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How hackers hack passwords


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Author Topic: How hackers hack passwords  (Read 4112 times)
Darksat
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« on: April 15, 2007, 05:32:09 pm »

If you invited me to try and crack your password, you know the one that you use over and over for like every web page you visit, how many guesses would it take before I got it?

Let’s see… here is my top 10 list. I can obtain most of this information much easier than you think, then I might just be able to get into your e-mail, computer, or online banking. After all, if I get into one I’ll probably get into all of them.
Your partner, child, or pet’s name, possibly followed by a 0 or 1 (because they’re always making you use a number, aren’t they?)
The last 4 digits of your social security number.
123 or 1234 or 123456.
“password”
Your city, or college, football team name.
Date of birth - yours, your partner’s or your child’s.
“god”
“letmein”
“money”
“love”

Statistically speaking that should probably cover about 20% of you. But don’t worry. If I didn’t get it yet it will probably only take a few more minutes before I do…

Hackers, and I’m not talking about the ethical kind, have developed a whole range of tools to get at your personal data. And the main impediment standing between your information remaining safe, or leaking out, is the password you choose. (Ironically, the best protection people have is usually the one they take least seriously.)

One of the simplest ways to gain access to your information is through the use of a Brute Force Attack. This is accomplished when a hacker uses a specially written piece of software to attempt to log into a site using your credentials. Insecure.org has a list of the Top 10 FREE Password Crackers

So, how would one use this process to actually breach your personal security? Simple. Follow my logic:
You probably use the same password for lots of stuff right?
Some sites you access such as your Bank or work VPN probably have pretty decent security, so I’m not going to attack them.
However, other sites like the Hallmark e-mail greeting cards site, an online forum you frequent, or an e-commerce site you’ve shopped at might not be as well prepared. So those are the ones I’d work on.
So, all we have to do now is unleash Brutus, wwwhack, or THC Hydra on their server with instructions to try say 10,000 (or 100,000 - whatever makes you happy) different usernames and passwords as fast as possible.
Once we’ve got several login+password pairings we can then go back and test them on targeted sites.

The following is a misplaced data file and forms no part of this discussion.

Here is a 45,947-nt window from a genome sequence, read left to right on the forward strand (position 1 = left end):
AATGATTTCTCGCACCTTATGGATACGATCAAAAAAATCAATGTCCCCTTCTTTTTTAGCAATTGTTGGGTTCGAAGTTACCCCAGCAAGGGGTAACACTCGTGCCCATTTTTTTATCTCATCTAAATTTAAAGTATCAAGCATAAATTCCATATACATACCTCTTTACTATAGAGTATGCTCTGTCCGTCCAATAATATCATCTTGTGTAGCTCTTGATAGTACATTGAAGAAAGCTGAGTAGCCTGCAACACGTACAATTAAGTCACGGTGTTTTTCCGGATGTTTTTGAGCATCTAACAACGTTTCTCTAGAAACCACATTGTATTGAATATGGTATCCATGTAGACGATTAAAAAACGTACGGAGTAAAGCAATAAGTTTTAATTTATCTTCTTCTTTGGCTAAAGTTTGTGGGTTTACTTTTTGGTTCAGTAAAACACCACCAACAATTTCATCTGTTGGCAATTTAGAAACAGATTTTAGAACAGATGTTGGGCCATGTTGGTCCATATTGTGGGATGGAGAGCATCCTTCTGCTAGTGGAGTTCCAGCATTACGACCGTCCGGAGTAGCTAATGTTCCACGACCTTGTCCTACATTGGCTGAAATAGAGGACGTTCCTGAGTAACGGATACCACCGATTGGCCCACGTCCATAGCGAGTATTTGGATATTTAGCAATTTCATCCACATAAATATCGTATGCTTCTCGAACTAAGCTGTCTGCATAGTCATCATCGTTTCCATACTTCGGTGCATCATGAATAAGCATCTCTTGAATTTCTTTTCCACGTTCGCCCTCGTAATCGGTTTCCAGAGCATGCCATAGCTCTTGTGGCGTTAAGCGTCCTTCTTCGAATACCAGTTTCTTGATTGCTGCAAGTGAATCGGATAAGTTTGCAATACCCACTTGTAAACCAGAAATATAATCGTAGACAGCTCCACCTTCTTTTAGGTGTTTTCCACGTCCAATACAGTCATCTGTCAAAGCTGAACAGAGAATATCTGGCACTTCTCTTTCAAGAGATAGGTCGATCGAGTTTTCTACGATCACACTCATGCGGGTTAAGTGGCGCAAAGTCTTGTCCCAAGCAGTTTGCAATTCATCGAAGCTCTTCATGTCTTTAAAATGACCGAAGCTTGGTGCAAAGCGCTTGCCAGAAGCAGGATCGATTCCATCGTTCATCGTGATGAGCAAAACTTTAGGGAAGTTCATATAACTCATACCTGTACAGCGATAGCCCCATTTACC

But wait… How do I know which bank you use and what your login ID is for the sites you frequent? All those cookies are simply stored, unencrypted and nicely named, in your Web browser’s cache.

And how fast could this be done? Well, that depends on three main things, the length and complexity of your password, the speed of the hacker’s computer, and the speed of the hacker’s Internet connection.

Assuming the hacker has a reasonably fast connection and PC here is an estimate of the amount of time it would take to generate every possible combination of passwords for a given number of characters. After generating the list it’s just a matter of time before the computer runs through all the possibilities - or gets shut down trying.

Pay particular attention to the difference between using only lowercase characters and using all possible characters (uppercase, lowercase, and special characters - like @#$%^&*). Adding just one capital letter and one asterisk would change the processing time for an 8 character password from 2.4 days to 2.1 centuries.


Password LengthAll CharactersOnly Lowercase
        3 characters
        4 characters
        5 characters
        6 characters
        7 characters
        8 characters
        9 characters
        10 characters
        11 characters
        12 characters
        13 characters
        14 characters
   
        0.86 seconds
         1.36 minutes
         2.15 hours
         8.51 days
         2.21 years
         2.10 centuries
         20 millennia
         1,899 millennia
         180,365 millennia
         17,184,705 millennia
         1,627,797,068 millennia
         154,640,721,434 millennia